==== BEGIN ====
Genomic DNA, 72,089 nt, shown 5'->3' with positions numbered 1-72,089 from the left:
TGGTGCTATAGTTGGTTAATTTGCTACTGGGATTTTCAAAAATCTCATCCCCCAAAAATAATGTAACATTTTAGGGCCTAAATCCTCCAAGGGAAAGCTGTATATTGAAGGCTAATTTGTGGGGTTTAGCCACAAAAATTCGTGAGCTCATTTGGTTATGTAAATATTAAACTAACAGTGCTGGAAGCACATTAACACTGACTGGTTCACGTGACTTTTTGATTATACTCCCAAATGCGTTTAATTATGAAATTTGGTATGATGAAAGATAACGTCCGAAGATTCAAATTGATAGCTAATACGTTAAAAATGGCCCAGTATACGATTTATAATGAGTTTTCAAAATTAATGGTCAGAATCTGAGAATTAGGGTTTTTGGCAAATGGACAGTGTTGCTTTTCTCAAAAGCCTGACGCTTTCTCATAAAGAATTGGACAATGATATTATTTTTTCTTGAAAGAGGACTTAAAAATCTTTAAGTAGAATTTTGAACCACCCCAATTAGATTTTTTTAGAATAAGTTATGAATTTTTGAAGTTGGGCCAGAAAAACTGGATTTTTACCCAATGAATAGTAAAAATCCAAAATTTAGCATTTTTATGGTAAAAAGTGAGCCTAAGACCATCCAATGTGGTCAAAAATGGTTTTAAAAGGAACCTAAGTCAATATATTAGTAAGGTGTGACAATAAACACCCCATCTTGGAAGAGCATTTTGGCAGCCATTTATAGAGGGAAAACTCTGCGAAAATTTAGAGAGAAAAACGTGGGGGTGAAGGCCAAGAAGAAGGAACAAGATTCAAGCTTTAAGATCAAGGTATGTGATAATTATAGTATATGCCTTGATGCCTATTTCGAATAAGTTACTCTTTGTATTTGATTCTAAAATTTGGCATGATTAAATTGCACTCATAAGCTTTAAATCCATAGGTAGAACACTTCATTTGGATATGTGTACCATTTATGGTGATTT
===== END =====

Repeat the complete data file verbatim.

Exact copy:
Genomic DNA, 72,089 nt, shown 5'->3' with positions numbered 1-72,089 from the left:
TGGTGCTATAGTTGGTTAATTTGCTACTGGGATTTTCAAAAATCTCATCCCCCAAAAATAATGTAACATTTTAGGGCCTAAATCCTCCAAGGGAAAGCTGTATATTGAAGGCTAATTTGTGGGGTTTAGCCACAAAAATTCGTGAGCTCATTTGGTTATGTAAATATTAAACTAACAGTGCTGGAAGCACATTAACACTGACTGGTTCACGTGACTTTTTGATTATACTCCCAAATGCGTTTAATTATGAAATTTGGTATGATGAAAGATAACGTCCGAAGATTCAAATTGATAGCTAATACGTTAAAAATGGCCCAGTATACGATTTATAATGAGTTTTCAAAATTAATGGTCAGAATCTGAGAATTAGGGTTTTTGGCAAATGGACAGTGTTGCTTTTCTCAAAAGCCTGACGCTTTCTCATAAAGAATTGGACAATGATATTATTTTTTCTTGAAAGAGGACTTAAAAATCTTTAAGTAGAATTTTGAACCACCCCAATTAGATTTTTTTAGAATAAGTTATGAATTTTTGAAGTTGGGCCAGAAAAACTGGATTTTTACCCAATGAATAGTAAAAATCCAAAATTTAGCATTTTTATGGTAAAAAGTGAGCCTAAGACCATCCAATGTGGTCAAAAATGGTTTTAAAAGGAACCTAAGTCAATATATTAGTAAGGTGTGACAATAAACACCCCATCTTGGAAGAGCATTTTGGCAGCCATTTATAGAGGGAAAACTCTGCGAAAATTTAGAGAGAAAAACGTGGGGGTGAAGGCCAAGAAGAAGGAACAAGATTCAAGCTTTAAGATCAAGGTATGTGATAATTATAGTATATGCCTTGATGCCTATTTCGAATAAGTTACTCTTTGTATTTGATTCTAAAATTTGGCATGATTAAATTGCACTCATAAGCTTTAAATCCATAGGTAGAACACTTCATTTGGATATGTGTACCATTTATGGTGATTT